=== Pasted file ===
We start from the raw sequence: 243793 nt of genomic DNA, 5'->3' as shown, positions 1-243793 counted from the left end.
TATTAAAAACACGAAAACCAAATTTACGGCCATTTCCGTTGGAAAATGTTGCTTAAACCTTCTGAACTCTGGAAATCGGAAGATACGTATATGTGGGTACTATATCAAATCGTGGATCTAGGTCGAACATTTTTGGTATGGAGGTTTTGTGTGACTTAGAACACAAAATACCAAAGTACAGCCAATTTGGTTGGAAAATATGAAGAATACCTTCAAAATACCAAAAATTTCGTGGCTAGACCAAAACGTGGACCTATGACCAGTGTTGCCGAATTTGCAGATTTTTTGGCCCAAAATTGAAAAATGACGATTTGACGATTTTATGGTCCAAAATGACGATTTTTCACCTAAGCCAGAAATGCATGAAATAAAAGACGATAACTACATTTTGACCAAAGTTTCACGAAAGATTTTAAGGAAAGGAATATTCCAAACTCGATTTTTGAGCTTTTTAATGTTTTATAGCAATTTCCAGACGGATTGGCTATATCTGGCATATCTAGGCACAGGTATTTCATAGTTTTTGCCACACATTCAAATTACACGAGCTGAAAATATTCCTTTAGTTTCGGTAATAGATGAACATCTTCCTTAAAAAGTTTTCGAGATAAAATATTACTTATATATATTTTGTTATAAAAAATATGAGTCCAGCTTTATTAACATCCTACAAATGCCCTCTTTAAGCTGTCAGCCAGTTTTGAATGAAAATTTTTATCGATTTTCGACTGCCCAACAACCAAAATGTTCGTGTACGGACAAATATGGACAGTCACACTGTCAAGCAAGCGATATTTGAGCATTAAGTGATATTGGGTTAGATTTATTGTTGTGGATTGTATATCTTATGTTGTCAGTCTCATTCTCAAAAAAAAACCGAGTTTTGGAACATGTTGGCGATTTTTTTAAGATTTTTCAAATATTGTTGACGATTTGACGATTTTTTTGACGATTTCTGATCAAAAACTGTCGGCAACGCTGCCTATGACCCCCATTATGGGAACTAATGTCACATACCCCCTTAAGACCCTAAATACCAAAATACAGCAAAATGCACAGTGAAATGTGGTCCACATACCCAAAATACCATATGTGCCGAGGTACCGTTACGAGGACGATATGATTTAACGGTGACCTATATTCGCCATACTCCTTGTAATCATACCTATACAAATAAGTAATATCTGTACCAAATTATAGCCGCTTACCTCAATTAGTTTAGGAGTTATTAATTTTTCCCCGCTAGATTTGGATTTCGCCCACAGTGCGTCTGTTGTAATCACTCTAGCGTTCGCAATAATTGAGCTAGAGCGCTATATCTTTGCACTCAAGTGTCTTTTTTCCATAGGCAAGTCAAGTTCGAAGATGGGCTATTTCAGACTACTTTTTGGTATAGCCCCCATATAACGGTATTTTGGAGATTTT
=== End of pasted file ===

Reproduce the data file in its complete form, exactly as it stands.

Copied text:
We start from the raw sequence: 243793 nt of genomic DNA, 5'->3' as shown, positions 1-243793 counted from the left end.
TATTAAAAACACGAAAACCAAATTTACGGCCATTTCCGTTGGAAAATGTTGCTTAAACCTTCTGAACTCTGGAAATCGGAAGATACGTATATGTGGGTACTATATCAAATCGTGGATCTAGGTCGAACATTTTTGGTATGGAGGTTTTGTGTGACTTAGAACACAAAATACCAAAGTACAGCCAATTTGGTTGGAAAATATGAAGAATACCTTCAAAATACCAAAAATTTCGTGGCTAGACCAAAACGTGGACCTATGACCAGTGTTGCCGAATTTGCAGATTTTTTGGCCCAAAATTGAAAAATGACGATTTGACGATTTTATGGTCCAAAATGACGATTTTTCACCTAAGCCAGAAATGCATGAAATAAAAGACGATAACTACATTTTGACCAAAGTTTCACGAAAGATTTTAAGGAAAGGAATATTCCAAACTCGATTTTTGAGCTTTTTAATGTTTTATAGCAATTTCCAGACGGATTGGCTATATCTGGCATATCTAGGCACAGGTATTTCATAGTTTTTGCCACACATTCAAATTACACGAGCTGAAAATATTCCTTTAGTTTCGGTAATAGATGAACATCTTCCTTAAAAAGTTTTCGAGATAAAATATTACTTATATATATTTTGTTATAAAAAATATGAGTCCAGCTTTATTAACATCCTACAAATGCCCTCTTTAAGCTGTCAGCCAGTTTTGAATGAAAATTTTTATCGATTTTCGACTGCCCAACAACCAAAATGTTCGTGTACGGACAAATATGGACAGTCACACTGTCAAGCAAGCGATATTTGAGCATTAAGTGATATTGGGTTAGATTTATTGTTGTGGATTGTATATCTTATGTTGTCAGTCTCATTCTCAAAAAAAAACCGAGTTTTGGAACATGTTGGCGATTTTTTTAAGATTTTTCAAATATTGTTGACGATTTGACGATTTTTTTGACGATTTCTGATCAAAAACTGTCGGCAACGCTGCCTATGACCCCCATTATGGGAACTAATGTCACATACCCCCTTAAGACCCTAAATACCAAAATACAGCAAAATGCACAGTGAAATGTGGTCCACATACCCAAAATACCATATGTGCCGAGGTACCGTTACGAGGACGATATGATTTAACGGTGACCTATATTCGCCATACTCCTTGTAATCATACCTATACAAATAAGTAATATCTGTACCAAATTATAGCCGCTTACCTCAATTAGTTTAGGAGTTATTAATTTTTCCCCGCTAGATTTGGATTTCGCCCACAGTGCGTCTGTTGTAATCACTCTAGCGTTCGCAATAATTGAGCTAGAGCGCTATATCTTTGCACTCAAGTGTCTTTTTTCCATAGGCAAGTCAAGTTCGAAGATGGGCTATTTCAGACTACTTTTTGGTATAGCCCCCATATAACGGTATTTTGGAGATTTT